that if the studio was going to operate as a first-class
entertainment company, senior executives should be exempted
from some of the travel restrictions and crackdown on
Meyer said he and Snider explained to
Wright and GE Chief Executive Jeffrey Immelt "how our
business differs from GE and even
Meyer and Snider said Universal
Pictures had not been forced to slash its production and
marketing budgets or make deep staff cuts. Since last May's
merger, most of the 400 eliminated jobs came from
Universal's TV operation after it was combined with NBC's
network and cable units. Other layoffs occurred in the
studio's back lot operations and in professional services
areas such as legal and finance.
Snider said although Universal now
must estimate costs and revenues on a quarterly rather than
yearly basis, GE had not been vetting individual movie
budgets, as several sources close to the studio have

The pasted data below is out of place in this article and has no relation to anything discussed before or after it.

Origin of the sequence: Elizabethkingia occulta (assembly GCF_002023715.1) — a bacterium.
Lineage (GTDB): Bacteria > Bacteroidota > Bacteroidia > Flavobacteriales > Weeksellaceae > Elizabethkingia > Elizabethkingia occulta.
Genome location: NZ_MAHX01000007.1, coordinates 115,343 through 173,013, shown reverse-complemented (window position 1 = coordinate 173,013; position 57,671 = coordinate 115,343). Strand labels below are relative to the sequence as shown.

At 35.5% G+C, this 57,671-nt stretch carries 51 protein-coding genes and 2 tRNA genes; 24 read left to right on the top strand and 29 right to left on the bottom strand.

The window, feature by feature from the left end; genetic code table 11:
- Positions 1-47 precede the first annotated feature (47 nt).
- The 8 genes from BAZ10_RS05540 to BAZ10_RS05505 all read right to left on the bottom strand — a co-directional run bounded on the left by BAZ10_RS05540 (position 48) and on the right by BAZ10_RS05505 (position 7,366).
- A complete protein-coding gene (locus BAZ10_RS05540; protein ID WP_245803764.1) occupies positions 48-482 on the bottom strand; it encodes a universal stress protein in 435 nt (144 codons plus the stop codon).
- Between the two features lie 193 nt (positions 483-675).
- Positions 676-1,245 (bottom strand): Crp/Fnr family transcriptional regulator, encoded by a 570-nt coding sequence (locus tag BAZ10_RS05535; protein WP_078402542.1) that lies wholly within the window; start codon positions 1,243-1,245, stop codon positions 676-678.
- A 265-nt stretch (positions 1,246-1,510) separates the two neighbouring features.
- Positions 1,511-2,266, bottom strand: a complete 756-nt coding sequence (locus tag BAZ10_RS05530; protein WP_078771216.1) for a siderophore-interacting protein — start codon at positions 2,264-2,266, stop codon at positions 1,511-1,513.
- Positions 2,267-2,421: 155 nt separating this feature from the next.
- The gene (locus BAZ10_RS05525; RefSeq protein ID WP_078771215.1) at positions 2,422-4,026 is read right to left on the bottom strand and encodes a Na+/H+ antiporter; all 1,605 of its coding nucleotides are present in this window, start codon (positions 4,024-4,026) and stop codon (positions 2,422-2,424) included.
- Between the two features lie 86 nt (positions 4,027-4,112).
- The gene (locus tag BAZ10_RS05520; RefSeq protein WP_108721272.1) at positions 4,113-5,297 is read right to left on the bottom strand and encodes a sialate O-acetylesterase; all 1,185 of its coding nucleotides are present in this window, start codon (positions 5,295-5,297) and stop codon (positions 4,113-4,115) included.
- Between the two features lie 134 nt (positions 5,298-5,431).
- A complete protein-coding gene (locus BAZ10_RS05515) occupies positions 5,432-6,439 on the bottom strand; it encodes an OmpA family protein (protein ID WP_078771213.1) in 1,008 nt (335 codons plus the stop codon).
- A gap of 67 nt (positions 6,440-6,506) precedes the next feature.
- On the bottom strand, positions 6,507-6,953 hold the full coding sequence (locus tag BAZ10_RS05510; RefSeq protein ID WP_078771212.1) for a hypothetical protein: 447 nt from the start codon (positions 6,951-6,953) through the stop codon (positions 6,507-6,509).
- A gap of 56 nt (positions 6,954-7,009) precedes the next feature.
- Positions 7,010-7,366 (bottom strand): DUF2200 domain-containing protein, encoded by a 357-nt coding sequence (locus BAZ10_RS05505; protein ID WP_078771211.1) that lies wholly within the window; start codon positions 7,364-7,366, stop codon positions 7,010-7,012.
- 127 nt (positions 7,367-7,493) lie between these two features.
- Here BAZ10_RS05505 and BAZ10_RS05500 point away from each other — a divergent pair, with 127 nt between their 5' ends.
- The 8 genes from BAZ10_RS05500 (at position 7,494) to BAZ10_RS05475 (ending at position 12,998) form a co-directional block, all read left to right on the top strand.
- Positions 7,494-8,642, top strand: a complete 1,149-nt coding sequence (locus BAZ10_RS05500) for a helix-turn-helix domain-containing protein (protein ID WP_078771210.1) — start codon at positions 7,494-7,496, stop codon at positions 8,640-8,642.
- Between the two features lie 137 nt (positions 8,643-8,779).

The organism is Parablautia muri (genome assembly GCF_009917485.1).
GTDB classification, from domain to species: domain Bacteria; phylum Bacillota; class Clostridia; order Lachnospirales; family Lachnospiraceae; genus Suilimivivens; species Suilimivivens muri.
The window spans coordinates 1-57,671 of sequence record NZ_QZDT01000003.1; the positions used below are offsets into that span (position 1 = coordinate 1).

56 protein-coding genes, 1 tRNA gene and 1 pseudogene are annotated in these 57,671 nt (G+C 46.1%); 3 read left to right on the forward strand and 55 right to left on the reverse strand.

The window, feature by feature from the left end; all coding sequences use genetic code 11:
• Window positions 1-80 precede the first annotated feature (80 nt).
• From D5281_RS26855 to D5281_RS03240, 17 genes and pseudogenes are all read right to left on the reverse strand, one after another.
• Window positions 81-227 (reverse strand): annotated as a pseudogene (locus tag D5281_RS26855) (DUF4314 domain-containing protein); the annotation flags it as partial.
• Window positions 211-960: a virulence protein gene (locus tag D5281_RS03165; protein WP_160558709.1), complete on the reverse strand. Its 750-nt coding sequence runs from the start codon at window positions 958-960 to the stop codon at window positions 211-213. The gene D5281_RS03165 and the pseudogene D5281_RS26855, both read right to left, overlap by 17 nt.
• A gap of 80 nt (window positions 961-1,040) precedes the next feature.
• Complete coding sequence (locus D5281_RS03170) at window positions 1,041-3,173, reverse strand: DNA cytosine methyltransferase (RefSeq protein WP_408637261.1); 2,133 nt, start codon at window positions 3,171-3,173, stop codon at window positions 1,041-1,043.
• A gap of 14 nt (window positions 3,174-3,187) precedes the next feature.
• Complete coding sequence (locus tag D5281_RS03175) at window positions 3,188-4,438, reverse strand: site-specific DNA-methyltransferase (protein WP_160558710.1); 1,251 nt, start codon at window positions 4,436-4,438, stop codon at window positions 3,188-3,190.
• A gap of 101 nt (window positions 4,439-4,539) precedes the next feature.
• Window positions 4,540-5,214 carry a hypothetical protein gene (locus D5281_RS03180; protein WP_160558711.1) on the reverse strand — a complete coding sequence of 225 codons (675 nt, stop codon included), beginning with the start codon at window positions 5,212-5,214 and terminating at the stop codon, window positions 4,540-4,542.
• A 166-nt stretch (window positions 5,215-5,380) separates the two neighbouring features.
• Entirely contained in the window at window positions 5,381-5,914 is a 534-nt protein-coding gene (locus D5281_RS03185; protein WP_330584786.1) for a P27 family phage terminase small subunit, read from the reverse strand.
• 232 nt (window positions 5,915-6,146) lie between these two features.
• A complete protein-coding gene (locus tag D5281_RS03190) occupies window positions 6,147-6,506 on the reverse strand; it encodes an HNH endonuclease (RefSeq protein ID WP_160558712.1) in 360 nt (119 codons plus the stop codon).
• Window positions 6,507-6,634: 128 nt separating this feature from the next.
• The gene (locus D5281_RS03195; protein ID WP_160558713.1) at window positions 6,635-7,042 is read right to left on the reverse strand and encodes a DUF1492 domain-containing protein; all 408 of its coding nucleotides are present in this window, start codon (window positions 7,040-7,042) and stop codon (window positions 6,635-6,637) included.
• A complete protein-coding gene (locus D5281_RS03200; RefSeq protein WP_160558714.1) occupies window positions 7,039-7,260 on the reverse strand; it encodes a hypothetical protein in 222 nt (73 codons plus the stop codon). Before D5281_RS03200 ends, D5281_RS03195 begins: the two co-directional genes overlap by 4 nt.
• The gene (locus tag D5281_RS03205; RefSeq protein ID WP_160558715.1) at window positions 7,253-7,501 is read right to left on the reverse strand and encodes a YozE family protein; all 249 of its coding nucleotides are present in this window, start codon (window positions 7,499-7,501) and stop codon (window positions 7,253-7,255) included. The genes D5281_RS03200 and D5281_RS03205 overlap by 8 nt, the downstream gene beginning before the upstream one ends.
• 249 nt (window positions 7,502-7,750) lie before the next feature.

"They don't drill down into production
and marketing costs," Snider said. "They have not
scrutinized the budget of individual movies." Instead, she
said, movies are evaluated after their release based on how
they compared with original
So far, the math has worked in the
studio's favor, leading Wright to say that he has yet to see
the kind of volatility that often characterizes the movie
industry: "I don't judge the risk here as very high at
Universal, in fact, has had a solid
run with such box-office hits as "Meet the Fockers" and "The
Bourne Supremacy." The box-office haul from those movies not
only helped offset such disappointments as "Van Helsing" and
"The Chronicles of Riddick" but also helped cushion NBC's